What does "control returns to the event loop of the receiver's thread" mean?

  • Hello,

    I'm a little bit confused by the queued connection description. Here it is:

    "The slot is invoked when control returns to the event loop of the receiver's thread. The slot is executed in the receiver's thread."

    I don't understand what it mean. Does that mean that the slot is invoked directly after the first return that occurred in the thread? If I'm wrong, what is this "control returns to the event loop"?

  • Moderators

    In short, here is how even loop works:

    1. It is an infinite loop (think for (;;)).
    2. For each iteration, it looks at events that have been queued, picks one and executes it.
    3. Events here are: every QEvent* subclass, some signal emissions.

    A single CPU core can do only one thing at a time (well, that's a massive simplification, but let's go with it for a while). So when it processes some event, it cannot process any other until current operation stops (function ends) and the next iteration of the event loop happens. This is exactly what this documentation refers to: your calling thread will send the signal, receiving thread will queue it - but even if queue is empty it may take a while until current operation in receiving thread is being handled.

    after the first return that occurred in the thread?

    You could say that, yes. Although it's not entirely correct, because you can have nested function calls, so control will return to event loop after the last function returns. And there may be other signals and events already queued so your call might need to wait a bit longer. But in a simple case yes, your slot will be called after current function (in receiving thread) will finish. Wait time is usually milliseconds tops.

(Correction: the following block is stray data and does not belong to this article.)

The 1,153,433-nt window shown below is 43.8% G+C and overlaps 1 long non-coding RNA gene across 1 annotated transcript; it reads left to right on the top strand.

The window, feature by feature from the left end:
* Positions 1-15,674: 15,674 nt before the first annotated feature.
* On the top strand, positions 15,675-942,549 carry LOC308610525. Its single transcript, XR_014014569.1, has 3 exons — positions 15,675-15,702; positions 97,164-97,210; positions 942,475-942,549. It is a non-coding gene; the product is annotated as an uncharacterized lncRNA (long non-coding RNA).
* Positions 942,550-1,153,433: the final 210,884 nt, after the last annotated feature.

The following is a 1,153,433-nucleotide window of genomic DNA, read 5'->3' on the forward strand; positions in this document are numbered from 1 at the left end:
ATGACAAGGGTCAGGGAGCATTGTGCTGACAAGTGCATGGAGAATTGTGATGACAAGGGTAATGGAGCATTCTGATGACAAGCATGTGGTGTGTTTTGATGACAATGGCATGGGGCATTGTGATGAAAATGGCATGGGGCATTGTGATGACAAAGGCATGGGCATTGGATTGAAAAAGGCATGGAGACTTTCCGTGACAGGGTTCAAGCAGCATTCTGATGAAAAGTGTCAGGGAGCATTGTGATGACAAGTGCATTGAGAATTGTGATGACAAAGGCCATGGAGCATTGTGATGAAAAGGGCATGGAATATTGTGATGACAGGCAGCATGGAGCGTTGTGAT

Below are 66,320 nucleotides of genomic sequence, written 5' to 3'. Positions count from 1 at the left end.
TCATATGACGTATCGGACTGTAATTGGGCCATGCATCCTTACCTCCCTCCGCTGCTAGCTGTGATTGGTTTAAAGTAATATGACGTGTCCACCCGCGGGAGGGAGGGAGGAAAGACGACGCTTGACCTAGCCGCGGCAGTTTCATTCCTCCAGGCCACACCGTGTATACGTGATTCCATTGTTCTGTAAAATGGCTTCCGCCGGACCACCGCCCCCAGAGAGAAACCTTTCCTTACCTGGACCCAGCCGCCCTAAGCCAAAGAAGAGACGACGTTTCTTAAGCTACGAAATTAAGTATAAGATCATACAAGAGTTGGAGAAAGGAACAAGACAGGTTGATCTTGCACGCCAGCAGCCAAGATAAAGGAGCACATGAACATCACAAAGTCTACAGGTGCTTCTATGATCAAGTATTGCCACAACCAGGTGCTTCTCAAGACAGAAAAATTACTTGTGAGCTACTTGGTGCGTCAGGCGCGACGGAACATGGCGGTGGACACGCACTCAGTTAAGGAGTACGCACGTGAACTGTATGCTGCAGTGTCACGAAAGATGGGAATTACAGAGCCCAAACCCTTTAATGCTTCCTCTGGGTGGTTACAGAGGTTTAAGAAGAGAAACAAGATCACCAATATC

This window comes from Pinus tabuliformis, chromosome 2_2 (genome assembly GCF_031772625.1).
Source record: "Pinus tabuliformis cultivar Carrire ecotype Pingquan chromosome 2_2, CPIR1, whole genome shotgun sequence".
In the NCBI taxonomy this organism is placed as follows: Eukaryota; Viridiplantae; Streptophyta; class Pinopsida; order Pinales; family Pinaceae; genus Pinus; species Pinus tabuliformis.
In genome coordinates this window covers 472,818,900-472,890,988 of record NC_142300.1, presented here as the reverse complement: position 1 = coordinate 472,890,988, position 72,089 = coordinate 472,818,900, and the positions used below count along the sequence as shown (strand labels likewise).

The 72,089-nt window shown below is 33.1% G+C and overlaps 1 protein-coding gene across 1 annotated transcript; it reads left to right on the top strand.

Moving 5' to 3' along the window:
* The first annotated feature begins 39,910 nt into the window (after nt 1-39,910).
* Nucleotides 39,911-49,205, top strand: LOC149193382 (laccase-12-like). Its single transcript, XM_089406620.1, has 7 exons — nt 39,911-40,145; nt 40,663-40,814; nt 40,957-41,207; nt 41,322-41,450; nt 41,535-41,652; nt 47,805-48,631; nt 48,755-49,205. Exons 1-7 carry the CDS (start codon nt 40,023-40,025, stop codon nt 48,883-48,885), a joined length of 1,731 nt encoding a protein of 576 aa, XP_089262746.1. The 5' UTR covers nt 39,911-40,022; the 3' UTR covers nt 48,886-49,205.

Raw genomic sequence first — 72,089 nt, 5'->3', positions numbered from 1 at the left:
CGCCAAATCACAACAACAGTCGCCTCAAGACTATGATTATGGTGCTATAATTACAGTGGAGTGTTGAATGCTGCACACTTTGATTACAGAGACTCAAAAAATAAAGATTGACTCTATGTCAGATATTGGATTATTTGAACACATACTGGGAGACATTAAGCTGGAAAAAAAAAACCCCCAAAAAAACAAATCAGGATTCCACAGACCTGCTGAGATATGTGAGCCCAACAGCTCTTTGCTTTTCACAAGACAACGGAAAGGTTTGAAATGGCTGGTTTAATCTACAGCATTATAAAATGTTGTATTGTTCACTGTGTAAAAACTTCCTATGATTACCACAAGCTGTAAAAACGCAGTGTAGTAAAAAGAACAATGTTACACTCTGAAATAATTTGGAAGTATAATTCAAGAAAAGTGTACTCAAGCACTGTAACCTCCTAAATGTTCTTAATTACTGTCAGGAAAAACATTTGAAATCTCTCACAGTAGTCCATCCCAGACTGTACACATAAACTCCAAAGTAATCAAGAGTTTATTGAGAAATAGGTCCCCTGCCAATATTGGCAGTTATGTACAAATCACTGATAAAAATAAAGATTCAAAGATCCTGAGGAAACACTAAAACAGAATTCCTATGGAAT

Also an important point here: if you are calculating something "heavy" in that thread (some long calculation is taking place, or a huge loop is executing) all queued events will be waiting.

  • Most of Qt applications could be described like this:

    • you connect signals of Qt objects to your slots
    • you inherit some Qt classes and override their virtual methods, including various xxxEvent methods
    • after some initial setup when objects are constructed and connections are done, you just wait when Qt will call one of your slots or overridden methods

    When Qt calls into your code, it may invoke many other functions, however there is a moment when that very slot or method called by Qt finishes execution and control returns back to Qt. That's almost the place where control returns to event loop of current thread (it may actually return after Qt executes a bit of its own code and starts waiting for more events).

    There is also a way to return control to event loop explictily by calling processEvents

  • Well, thank you guys, this is much more clear, but I am not sure to understand what sierdzio said about the infinite loop, which is exactly by what I am interested, so here is the problems that I have:

    I need to deal with a master-slave communication where the communication is done through a TTL serial port (one wire doing both the RX and the TX). I need to make sure that, during a loop, a portion of the code is uninterrupted until it receive its answer. Example:

    void function_loop()
    for(int 1(0); i<=X; i++)
    int info( not_a_QSerialPort.askIntInfo());//must be uninterrupted
    function_that_use_info( info);

    Is there is a way to make sure that the while loop can be interrupted, but not the specified code section in particular without modifying any of the already implemented code? The not_a_QSerialPort is, in reality, a class (that inherit from QObject) containing a protocol and port handler (that are not programmed with Qt).

  • Lifetime Qt Champion

    @Factao said in What does "control returns to the event loop of the receiver's thread" mean?:

    infinite loop

    @sierdzio just means that the event loop runs as long as it is not stopped.
    Your whole while loop will not be interrupted as long as you do not call https://doc.qt.io/qt-5/qcoreapplication.html#processEvents
    Implementing such long lasting loops in main thread in event driven frameworks like Qt is a bad idea as it blocks the thread and the UI does not react on user input. It is betther to move such code in another thread, or if there is Qt functionality for that (like serial port) use the assynchronous nature of Qt APIs.

  • Ok, thank you all, you have answered my question. I guess this is time to read some documentation...

Log in to reply